Why is Title IX Important to Women?
One of the great achievements of the women’s movement was the enactment of Title IX of the Education Amendments of 1972. The law states: “No person in the United States shall, on the basis of sex, be excluded from participation in, be denied the benefits of, or be subjected to discrimination under any education program or activity receiving Federal financial assistance.” While some people may think Title IX only applies to sports, athletics is only one of key areas addressed by the black letter of the law and its practical applications for women far exceed the four corners of the statute:
• Equal access to education: Until the 1970s, some colleges and universities refused to admit women. While this was legal before the enactment of Title IX, afterwards women could not be barred. In 1970 women earned only 14 percent of doctoral degrees, but accounted for one-half by 2007.
• Pregnant and parenting students: It was legal to expel pregnant students until the enactment of Title IX. The statute affords protection to both pregnant and parenting students.
• Shaped Women’s Lives: By guaranteeing female students equal access to athletics, Title IX resulted in a significant increase in the percentage of young women participating in sports. Researched published in February 2014 suggests that the impact of allowing girls to play sports may have extended far beyond the playing field. The research raises the possibility that the experience of athletic competition shaped women’s lives, steering, at least, some of them away from what was once more traditional institutions such as church and marriage. Since the passage of Title IX, the number of girls who compete in high school sports has grown steadily every year, from fewer than 300,000 in 1972 to over 3 million in 2011, a ten-fold increase. One of the biggest unintended consequences of Title IX is that women athletes can now expect that they will have access to sports. Girls and many women today have lived their entire lives in a post-Title IX world of opportunities, a huge difference from women just 30 or 40 years their senior.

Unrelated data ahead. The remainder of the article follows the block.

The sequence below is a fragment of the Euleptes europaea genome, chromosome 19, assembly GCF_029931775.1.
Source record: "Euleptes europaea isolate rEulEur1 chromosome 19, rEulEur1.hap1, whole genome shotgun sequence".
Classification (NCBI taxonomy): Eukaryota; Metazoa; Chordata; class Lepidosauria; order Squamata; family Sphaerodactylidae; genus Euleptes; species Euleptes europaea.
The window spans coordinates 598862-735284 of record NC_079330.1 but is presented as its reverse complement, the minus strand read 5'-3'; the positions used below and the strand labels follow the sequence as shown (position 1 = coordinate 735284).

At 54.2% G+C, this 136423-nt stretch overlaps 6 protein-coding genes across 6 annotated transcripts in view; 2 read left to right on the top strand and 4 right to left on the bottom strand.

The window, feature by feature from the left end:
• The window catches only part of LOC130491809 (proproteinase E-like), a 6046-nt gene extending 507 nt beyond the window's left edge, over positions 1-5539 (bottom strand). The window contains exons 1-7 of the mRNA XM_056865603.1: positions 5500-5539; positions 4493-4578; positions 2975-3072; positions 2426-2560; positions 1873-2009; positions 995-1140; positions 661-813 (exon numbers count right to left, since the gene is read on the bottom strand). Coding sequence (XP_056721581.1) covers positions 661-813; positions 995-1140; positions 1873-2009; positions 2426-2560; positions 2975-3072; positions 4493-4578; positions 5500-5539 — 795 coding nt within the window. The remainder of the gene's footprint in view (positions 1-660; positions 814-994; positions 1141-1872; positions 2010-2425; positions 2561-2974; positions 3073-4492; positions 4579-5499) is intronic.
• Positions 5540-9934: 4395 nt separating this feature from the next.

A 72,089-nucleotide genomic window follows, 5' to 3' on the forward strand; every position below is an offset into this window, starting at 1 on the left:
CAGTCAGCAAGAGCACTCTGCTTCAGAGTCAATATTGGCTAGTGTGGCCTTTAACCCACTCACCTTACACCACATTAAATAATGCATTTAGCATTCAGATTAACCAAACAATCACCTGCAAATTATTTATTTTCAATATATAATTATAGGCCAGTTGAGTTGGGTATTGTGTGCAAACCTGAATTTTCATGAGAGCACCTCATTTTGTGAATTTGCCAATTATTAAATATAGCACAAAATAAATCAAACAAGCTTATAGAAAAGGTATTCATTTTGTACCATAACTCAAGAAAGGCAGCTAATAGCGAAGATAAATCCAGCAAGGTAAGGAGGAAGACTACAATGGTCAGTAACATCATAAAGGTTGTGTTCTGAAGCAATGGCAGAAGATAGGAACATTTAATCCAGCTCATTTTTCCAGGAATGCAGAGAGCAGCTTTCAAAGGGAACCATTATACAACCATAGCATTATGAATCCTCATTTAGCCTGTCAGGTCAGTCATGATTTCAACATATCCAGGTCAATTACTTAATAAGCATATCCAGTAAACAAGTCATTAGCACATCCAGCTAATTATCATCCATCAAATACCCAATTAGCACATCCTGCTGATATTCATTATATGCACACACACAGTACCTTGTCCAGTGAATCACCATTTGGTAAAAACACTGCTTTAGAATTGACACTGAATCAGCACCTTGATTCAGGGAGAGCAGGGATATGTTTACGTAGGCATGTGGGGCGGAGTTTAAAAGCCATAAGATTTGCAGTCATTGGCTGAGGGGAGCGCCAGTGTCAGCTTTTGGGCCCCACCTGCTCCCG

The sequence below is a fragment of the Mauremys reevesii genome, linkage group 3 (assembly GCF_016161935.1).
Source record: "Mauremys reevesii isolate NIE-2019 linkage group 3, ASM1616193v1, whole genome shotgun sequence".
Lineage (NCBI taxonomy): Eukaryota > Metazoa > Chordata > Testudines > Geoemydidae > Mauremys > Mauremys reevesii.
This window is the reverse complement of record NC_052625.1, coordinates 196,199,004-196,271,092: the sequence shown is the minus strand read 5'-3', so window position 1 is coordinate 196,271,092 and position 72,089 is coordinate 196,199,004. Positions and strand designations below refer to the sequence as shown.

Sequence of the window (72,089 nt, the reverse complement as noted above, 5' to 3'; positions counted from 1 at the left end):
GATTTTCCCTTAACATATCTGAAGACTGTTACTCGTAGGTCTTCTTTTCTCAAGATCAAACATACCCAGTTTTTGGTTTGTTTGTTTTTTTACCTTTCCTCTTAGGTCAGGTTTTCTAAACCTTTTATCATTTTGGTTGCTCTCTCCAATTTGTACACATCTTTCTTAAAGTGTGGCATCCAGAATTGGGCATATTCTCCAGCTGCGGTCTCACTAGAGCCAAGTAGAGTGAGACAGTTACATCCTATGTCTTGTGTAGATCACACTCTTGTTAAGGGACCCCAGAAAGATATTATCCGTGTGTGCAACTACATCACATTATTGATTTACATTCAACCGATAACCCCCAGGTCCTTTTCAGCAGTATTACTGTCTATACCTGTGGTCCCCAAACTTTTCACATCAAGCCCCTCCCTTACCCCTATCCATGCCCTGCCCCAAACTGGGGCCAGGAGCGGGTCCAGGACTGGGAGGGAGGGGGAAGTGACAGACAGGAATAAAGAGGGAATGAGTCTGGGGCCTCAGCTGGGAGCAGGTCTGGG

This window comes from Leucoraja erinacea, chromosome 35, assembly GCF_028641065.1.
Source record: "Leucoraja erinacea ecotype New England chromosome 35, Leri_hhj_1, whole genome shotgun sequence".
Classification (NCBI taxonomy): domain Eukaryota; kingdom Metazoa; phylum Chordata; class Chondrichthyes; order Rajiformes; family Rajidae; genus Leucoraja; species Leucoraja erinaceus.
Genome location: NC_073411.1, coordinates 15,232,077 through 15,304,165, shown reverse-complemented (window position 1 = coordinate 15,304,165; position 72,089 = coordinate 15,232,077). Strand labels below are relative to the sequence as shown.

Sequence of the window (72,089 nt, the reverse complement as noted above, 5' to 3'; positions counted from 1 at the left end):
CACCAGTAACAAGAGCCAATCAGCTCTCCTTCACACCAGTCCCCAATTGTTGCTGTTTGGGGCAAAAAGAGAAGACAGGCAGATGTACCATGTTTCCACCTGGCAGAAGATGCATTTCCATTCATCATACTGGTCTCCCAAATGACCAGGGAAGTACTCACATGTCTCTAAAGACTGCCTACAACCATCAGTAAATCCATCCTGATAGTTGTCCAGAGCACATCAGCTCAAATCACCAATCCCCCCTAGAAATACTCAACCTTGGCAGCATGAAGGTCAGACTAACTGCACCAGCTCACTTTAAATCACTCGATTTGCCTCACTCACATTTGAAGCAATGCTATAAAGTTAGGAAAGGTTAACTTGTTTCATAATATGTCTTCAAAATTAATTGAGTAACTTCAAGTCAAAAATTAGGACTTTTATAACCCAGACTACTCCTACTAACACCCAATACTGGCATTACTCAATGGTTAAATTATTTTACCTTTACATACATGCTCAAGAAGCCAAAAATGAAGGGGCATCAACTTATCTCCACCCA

• Protections: Students and employees have many different rights under Title IX, including the rights preventing gender discrimination, sexual harassment, sexual assault, and unlawful retaliation, which includes any type of adverse treatment in response to reporting unlawful discrimination or harassment.
Assistance for Individuals of Any Gender
It should be noted that although some individuals may believe that Title IX was intended only to provide protection on behalf of females, the statute actually protects any person from sex-based discrimination, regardless of their real or perceived sex, gender identity, and/or gender expression. Female, male, and gender non-conforming students, faculty, and staff are all protected from any sex-based discrimination, harassment or violence.